Pictured here is a 1930’s version of the Wolverines Drum Major Number 27. I thought this a fitting subject for Remembrance Day. This particular toy is from my own collection. It was purchased from a good friend of mine, from the Canadian Toy Collectors Society. It has graced my shelf for the last eight years and is a very fine example of the meticulous detail and lithography that made Wolverine toys so remarkable. Made of tin, this wind-up action toy, stands 13.5” high and stands on a base of 4.5” by 6.5”. When wound, the Drum Major beats the drum head with sticks in hand, and plays a staccato drumming rhythm.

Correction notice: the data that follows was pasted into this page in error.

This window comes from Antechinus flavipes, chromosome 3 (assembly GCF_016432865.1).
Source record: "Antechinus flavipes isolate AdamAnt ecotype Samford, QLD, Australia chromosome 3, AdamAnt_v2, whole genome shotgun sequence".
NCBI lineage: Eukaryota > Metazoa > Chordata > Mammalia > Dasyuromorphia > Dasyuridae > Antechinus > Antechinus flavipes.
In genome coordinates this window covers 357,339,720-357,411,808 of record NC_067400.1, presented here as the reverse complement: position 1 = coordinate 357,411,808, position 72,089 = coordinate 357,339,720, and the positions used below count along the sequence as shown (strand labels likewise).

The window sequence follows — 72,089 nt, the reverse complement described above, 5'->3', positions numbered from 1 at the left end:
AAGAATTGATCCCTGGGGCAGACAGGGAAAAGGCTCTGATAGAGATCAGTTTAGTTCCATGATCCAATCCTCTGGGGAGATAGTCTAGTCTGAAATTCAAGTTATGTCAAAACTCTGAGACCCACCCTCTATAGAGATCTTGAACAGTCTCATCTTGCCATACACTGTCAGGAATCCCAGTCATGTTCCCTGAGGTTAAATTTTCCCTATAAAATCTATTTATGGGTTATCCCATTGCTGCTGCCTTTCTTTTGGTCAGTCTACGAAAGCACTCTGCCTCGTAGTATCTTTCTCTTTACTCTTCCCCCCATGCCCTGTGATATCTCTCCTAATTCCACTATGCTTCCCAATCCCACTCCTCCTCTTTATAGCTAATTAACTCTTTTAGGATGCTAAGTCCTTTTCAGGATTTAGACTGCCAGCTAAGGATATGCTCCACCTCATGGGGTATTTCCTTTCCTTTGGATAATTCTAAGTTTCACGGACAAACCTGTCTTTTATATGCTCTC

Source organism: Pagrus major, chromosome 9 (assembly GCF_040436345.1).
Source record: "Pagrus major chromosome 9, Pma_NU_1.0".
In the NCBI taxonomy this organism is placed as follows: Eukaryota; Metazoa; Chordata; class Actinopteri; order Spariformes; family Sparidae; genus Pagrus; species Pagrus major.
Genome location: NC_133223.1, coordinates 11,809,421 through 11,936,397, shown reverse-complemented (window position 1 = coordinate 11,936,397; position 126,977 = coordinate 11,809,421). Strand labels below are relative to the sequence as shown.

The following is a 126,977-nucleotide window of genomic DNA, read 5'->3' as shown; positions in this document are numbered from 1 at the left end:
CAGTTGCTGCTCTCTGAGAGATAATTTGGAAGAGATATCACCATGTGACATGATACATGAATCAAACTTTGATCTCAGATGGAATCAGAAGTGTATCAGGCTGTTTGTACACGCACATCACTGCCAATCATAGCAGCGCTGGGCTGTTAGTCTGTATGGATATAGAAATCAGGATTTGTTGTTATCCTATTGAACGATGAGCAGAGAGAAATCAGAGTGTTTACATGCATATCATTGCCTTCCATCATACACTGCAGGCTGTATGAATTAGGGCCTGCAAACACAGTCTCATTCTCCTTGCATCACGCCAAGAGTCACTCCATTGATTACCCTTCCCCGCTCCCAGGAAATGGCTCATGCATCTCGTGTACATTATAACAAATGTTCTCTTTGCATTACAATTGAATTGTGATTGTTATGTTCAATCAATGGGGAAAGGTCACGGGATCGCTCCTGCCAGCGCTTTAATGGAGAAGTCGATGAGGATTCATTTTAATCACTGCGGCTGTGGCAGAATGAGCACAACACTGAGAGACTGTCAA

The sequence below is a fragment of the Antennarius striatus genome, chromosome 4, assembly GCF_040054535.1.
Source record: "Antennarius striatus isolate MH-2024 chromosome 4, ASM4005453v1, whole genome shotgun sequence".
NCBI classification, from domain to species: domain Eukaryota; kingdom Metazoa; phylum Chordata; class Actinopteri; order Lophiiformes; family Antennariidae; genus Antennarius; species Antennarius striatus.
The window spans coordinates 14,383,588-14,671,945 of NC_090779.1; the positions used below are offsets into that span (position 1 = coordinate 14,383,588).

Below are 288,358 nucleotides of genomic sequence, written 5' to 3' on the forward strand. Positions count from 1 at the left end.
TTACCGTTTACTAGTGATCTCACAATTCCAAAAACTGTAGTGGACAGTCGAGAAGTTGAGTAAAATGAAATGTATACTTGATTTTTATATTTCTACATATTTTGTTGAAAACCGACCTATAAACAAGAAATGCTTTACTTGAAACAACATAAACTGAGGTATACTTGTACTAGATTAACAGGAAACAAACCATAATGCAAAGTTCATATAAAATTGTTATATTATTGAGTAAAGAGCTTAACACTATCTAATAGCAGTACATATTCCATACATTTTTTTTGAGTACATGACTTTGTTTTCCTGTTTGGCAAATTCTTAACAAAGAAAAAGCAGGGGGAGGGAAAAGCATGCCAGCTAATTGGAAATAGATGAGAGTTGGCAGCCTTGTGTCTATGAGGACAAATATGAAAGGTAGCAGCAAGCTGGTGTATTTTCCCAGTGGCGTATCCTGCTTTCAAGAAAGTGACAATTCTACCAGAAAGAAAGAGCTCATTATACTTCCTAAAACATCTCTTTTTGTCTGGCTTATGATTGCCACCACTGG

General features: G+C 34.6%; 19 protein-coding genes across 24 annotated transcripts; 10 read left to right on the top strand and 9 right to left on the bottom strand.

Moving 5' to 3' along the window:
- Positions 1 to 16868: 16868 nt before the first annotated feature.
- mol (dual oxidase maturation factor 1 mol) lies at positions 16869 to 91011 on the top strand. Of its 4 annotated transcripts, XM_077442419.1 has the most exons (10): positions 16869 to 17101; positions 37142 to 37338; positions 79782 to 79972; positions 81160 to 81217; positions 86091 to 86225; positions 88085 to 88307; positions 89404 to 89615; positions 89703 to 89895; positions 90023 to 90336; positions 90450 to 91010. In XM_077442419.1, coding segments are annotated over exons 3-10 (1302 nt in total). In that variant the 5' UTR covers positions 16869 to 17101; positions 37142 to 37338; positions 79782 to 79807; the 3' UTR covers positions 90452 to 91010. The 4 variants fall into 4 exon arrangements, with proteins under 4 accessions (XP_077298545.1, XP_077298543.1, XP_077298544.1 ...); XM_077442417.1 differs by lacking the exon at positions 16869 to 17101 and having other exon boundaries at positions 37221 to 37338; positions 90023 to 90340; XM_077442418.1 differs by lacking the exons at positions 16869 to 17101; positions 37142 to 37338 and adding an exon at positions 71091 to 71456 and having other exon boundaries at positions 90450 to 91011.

Wolverine Supply and Manufacturing Company was established in Pittsburgh, Pennsylvania, and operated under this name from 1903 -1970. Wolverine’s first toys were designed to move with the help of sand or marbles, later wind-up models were designed.
In 1918 they started expanding their toy line and by the end of 1920 were known as a major toy manufacturer.
In 1926, Wolverine introduced their “Sandy Andy” and “Sunny Suzy” line of all-metal pull toys. These toys included a positive mechanical action, rubber tires, and were made of a “strong, durable metal” with lithographed decorations.
In the late 1950’s Wolverine became a subsidiary of Span Industries and in the 1970’s, their name was changed to Today’s Kids.
Come visit the Past Glories of Toad Hollow to find your treasure!
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